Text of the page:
Work on the 98-foot-tall arches and main span is nearing completion in a staging area. The 6.6 million-pound structure will be floated downriver to complete the new Hwy. 61 bridge.
The twin arches are up for the new Hastings bridge across the Mississippi River. All the scaffolding will be removed when motorized transporters roll the 3,300-ton structure onto barges in September so it can be floated into place to complete the main bridge span.
The twin arches of the new Hastings bridge stand tall amid temporary scaffolding as workers bolt together the massive 545-foot main span in a riverside staging area.
Construction was on schedule last week to float the 6.6 million-pound arch-and-steel beam deck on eight barges about half a mile down the Mississippi River in early September. The span will be hoisted into place between two piers. Temporary steel beams will undergird each arch until the 104-foot-wide span is anchored in place by concrete tie girders.
The $120 million structure will be the longest free-standing arch bridge in North America, says the Minnesota Transportation of Department (MnDOT). The work started in the fall of 2010. Weather permitting, it will open to four lanes of traffic by December 2013.
A curious fact about the hollow, trapezoid-shaped arches is that iron workers and huge cranes built them downward from the 98-foot-high apex. Each arch is made of seven steel segments, each weighing about 110,000 pounds. They were built in Eau Claire, Wis., and trucked to the staging area near the Hastings lock and dam.
"We started in the middle and go down both ways," said Tom Villar, MnDOT construction manager. "You cut your errors in half instead of starting at the end [bottom] and going across" the arch.
Reducing variance in main span dimensions is crucial, Villar said, because the bridge is being built with a tolerance of about a quarter-inch in how everything fits together. To keep the arches and deck aligned at the right elevation and position, surveyors appear at 3 a.m. each day (to avoid metal-expanding sunlight). They shoot laser beams from 20-foot towers, one near each of the span's four corners, to ensure it's still lined up. If not, jacks move the span minute amounts vertically or horizontally, Villar said.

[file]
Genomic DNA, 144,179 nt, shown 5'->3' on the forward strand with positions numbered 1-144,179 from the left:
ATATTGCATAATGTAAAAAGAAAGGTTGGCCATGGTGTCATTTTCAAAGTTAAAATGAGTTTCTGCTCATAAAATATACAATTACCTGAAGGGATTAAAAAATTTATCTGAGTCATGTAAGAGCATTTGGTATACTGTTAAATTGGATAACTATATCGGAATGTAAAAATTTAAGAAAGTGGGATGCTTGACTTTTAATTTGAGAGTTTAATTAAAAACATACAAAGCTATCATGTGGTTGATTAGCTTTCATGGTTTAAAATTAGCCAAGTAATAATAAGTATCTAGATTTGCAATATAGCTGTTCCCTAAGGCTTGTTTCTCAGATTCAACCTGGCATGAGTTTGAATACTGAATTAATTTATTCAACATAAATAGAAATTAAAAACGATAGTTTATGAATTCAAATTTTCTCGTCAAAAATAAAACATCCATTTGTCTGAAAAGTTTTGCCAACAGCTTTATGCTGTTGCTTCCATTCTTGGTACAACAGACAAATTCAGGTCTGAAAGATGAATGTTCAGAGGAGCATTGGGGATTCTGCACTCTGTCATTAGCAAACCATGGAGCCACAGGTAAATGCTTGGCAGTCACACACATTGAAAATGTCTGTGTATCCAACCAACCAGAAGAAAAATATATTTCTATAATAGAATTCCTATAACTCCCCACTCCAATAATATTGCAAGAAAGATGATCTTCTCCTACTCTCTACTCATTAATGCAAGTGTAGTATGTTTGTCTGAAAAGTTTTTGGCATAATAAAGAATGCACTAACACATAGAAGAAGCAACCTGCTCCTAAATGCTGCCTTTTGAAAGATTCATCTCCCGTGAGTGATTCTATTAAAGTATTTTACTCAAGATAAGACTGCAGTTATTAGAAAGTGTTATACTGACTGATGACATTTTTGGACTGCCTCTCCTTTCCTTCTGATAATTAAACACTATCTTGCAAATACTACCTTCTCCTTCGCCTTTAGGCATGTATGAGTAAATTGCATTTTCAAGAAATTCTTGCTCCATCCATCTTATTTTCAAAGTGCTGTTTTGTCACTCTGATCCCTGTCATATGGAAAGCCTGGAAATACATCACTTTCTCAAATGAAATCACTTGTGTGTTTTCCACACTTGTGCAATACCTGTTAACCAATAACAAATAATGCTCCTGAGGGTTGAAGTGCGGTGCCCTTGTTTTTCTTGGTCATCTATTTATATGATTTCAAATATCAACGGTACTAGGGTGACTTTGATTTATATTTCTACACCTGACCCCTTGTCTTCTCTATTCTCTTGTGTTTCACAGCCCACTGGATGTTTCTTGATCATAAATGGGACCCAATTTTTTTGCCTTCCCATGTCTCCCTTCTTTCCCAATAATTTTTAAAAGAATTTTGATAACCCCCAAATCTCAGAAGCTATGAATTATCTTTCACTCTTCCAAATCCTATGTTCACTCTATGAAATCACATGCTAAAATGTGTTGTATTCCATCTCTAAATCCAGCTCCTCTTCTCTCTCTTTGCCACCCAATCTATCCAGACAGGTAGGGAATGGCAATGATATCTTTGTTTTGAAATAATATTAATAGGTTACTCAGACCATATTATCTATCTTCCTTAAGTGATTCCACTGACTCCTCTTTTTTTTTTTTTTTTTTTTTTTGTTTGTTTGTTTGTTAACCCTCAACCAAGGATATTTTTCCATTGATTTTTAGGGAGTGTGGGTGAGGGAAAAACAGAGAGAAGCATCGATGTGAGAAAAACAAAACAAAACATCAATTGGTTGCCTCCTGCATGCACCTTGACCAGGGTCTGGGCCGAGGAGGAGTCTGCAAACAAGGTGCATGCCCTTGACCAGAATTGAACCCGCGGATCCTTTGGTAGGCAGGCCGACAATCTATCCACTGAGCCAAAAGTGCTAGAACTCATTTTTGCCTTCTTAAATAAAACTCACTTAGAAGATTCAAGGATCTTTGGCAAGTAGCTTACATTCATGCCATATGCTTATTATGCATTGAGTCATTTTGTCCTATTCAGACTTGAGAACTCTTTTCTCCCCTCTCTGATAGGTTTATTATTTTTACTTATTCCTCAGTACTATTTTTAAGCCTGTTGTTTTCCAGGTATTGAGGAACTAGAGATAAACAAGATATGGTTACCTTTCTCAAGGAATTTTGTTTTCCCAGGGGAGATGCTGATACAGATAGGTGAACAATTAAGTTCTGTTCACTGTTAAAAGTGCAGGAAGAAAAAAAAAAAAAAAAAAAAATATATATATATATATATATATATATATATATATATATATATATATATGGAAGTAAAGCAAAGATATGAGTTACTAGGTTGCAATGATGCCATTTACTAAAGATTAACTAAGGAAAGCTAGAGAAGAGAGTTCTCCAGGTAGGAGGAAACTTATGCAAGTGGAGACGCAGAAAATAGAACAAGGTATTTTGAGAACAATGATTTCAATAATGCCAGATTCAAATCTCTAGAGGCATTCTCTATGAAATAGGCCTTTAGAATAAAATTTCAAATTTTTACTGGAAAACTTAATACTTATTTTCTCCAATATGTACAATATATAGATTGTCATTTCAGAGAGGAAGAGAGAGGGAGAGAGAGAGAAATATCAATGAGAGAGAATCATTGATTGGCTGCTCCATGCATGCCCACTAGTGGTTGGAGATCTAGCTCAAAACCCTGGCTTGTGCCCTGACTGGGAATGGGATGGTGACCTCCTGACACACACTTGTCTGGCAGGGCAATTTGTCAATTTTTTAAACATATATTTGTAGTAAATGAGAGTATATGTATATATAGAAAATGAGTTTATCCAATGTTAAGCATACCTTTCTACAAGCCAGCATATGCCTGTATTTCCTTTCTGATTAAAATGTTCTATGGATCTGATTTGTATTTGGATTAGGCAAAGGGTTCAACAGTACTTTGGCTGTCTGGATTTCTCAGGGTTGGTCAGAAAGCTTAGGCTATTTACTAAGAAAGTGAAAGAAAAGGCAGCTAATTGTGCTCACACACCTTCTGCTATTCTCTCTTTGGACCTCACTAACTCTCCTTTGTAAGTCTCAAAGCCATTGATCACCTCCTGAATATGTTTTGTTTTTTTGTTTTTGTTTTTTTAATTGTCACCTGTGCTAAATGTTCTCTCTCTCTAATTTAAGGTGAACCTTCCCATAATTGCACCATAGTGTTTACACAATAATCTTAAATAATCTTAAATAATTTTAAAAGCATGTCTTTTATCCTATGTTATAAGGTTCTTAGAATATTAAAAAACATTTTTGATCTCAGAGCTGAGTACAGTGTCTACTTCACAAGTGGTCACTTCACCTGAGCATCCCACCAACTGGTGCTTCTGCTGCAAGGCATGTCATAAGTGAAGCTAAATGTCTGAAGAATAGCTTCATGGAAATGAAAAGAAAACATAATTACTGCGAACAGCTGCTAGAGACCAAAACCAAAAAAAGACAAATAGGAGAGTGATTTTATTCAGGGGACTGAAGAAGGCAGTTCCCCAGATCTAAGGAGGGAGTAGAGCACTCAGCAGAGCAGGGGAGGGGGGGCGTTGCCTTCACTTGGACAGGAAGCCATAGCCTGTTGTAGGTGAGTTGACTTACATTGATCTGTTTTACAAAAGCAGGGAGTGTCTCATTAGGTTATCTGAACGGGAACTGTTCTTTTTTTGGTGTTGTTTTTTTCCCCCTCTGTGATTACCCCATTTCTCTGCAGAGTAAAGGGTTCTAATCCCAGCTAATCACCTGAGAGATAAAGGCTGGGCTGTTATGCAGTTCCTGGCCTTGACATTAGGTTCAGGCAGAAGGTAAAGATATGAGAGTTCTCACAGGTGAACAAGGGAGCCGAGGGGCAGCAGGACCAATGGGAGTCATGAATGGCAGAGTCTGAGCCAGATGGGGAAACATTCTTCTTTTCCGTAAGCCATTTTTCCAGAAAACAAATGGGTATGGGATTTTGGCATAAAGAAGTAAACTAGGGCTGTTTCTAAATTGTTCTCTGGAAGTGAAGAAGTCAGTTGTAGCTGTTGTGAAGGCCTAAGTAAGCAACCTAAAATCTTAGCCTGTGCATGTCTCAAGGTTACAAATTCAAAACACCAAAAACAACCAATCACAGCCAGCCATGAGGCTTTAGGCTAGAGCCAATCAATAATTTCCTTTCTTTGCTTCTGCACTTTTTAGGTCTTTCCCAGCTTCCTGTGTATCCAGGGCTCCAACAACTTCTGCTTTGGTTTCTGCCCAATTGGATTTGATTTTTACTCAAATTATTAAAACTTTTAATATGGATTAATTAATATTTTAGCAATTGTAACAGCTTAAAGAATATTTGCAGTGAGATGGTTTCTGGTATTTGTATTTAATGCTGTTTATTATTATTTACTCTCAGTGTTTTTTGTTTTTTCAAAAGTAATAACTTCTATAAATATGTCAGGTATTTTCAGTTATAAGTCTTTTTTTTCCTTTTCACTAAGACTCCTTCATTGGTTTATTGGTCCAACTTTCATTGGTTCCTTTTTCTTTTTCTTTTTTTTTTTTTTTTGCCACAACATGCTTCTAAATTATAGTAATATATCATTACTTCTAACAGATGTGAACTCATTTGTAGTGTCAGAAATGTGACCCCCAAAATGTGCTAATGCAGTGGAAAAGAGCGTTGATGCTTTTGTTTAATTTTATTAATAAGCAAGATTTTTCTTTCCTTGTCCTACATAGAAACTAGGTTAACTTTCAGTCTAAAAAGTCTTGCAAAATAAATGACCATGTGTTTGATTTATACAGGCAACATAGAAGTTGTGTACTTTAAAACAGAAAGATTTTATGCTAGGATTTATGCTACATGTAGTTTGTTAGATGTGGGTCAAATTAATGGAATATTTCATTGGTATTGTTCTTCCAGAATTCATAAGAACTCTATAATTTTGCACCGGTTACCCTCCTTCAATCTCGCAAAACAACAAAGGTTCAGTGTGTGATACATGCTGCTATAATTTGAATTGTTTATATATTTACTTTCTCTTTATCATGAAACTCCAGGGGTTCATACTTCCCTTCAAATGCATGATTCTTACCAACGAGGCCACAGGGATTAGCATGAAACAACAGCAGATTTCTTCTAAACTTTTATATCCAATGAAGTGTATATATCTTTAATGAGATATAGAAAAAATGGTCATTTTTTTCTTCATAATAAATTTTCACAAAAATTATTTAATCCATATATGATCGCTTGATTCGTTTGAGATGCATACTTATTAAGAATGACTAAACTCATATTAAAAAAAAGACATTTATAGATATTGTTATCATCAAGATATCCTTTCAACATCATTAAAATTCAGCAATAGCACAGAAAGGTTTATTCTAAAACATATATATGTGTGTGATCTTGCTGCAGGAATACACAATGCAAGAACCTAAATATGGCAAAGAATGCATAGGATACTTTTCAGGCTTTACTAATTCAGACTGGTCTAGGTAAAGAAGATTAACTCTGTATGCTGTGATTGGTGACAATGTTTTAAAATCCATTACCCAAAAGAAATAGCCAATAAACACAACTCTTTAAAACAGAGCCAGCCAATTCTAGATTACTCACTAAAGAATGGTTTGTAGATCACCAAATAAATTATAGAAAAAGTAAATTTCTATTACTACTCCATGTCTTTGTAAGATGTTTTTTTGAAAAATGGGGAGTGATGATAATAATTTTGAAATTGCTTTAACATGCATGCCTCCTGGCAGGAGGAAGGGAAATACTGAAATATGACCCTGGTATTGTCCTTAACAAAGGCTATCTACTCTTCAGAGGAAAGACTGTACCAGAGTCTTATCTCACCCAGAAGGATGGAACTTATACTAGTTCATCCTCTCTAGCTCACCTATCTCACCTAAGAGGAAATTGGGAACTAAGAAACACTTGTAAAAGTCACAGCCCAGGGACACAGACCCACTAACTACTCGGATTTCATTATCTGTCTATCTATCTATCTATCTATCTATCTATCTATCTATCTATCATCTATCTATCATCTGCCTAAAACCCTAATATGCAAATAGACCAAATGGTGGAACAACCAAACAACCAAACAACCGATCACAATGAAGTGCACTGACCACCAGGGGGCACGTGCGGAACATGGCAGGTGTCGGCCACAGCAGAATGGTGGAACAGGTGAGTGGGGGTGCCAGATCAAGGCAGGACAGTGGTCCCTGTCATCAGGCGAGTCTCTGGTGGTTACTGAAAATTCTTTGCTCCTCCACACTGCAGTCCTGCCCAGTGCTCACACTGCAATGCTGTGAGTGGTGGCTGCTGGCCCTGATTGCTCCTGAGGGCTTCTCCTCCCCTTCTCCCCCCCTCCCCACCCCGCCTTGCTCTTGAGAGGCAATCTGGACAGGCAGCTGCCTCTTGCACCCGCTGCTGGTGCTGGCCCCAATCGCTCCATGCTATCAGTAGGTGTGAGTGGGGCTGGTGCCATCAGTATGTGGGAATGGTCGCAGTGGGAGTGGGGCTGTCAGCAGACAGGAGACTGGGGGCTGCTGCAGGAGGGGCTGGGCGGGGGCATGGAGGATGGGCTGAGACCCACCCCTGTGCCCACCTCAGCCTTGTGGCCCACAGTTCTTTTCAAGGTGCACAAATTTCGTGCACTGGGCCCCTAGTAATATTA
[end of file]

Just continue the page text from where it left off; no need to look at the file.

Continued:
To keep the arches from shifting, each connection between the 110-foot-long arch segments is secured with 770 big bolts, Villar said on a hot, sweaty morning last week.
The arch segments are supported by jacks and scaffolding set in place by two cranes, one of which is 170 feet tall and can lift 300 tons. Iron workers like Joe Kabes are lifted on boom platforms to use high-impact air wrenches to tighten the one-inch thick bolts and nuts holding the segments together. The workers spell each other every 50 to 100 bolts, depending on the heat.
"It takes about 10 seconds a bolt," said Kabes, of Henderson, Minn. He said portable hydraulic jacks hold the arch segments aloft. Next, a crane operator slides one segment up against another so workers can lock them together between steel plates with the bolts, ranging from about 4 to 6 1/2 inches long.
Each arch will stand on its own, anchored by 18 silver cables that vary in length from 30 feet at the base to 140 feet at the arch top. The cables, nearly 4 inches thick, will link the arches to concrete tie girders in the bridge deck. In August, crews will paint the arches a terra-cotta color.
A key episode will occur when the main span is ready to roll and float. A flatbed motorized transporter on more than 100 semitrailer truck tires will roll under each corner of the 545-foot-long span, Villar said. The flatbeds, measuring 16 feet wide by 74 feet long, will jack the 3,300-ton span and deck off its supporting scaffolding. Then the four computerized flatbeds will roll the load more than 200 feet onto the barges.
Two temporary bridges are being built to carry the massive flatbed convoy across a thin stretch of the Mississippi onto two huge, ocean-going barges. Each barge, 260 feet long and 74 feet wide, was pushed upriver by tow boats from New Orleans, said Doyle Honstad, a project manager for Lunda Ames Construction.
Six smaller barges will be secured between the two large barges that will support each end of the main span. The flotilla will take two days to move into place between two piers looming 50 feet above the river. Powerful strand jacks on the piers will lower cables and pull the span onto the piers.
Then the span's deck, now a cross hatching of 8-foot-tall steel beams, will be covered with concrete. The bridge will be 1,938 feet long.
Jim Adams • 952-746-3283